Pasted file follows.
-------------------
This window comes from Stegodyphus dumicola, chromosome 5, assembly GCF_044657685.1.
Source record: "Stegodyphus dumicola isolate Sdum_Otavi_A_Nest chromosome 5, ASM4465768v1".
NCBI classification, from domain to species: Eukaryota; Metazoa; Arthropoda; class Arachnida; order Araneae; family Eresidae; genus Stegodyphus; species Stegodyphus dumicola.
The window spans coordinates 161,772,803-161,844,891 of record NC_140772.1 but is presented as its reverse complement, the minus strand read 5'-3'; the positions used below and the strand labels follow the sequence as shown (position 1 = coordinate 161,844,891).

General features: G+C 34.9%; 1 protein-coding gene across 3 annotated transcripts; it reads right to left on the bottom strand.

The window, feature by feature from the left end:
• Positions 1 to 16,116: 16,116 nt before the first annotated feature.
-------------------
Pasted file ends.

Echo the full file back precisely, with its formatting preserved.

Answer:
This window comes from Stegodyphus dumicola, chromosome 5, assembly GCF_044657685.1.
Source record: "Stegodyphus dumicola isolate Sdum_Otavi_A_Nest chromosome 5, ASM4465768v1".
NCBI classification, from domain to species: Eukaryota; Metazoa; Arthropoda; class Arachnida; order Araneae; family Eresidae; genus Stegodyphus; species Stegodyphus dumicola.
The window spans coordinates 161,772,803-161,844,891 of record NC_140772.1 but is presented as its reverse complement, the minus strand read 5'-3'; the positions used below and the strand labels follow the sequence as shown (position 1 = coordinate 161,844,891).

General features: G+C 34.9%; 1 protein-coding gene across 3 annotated transcripts; it reads right to left on the bottom strand.

The window, feature by feature from the left end:
• Positions 1 to 16,116: 16,116 nt before the first annotated feature.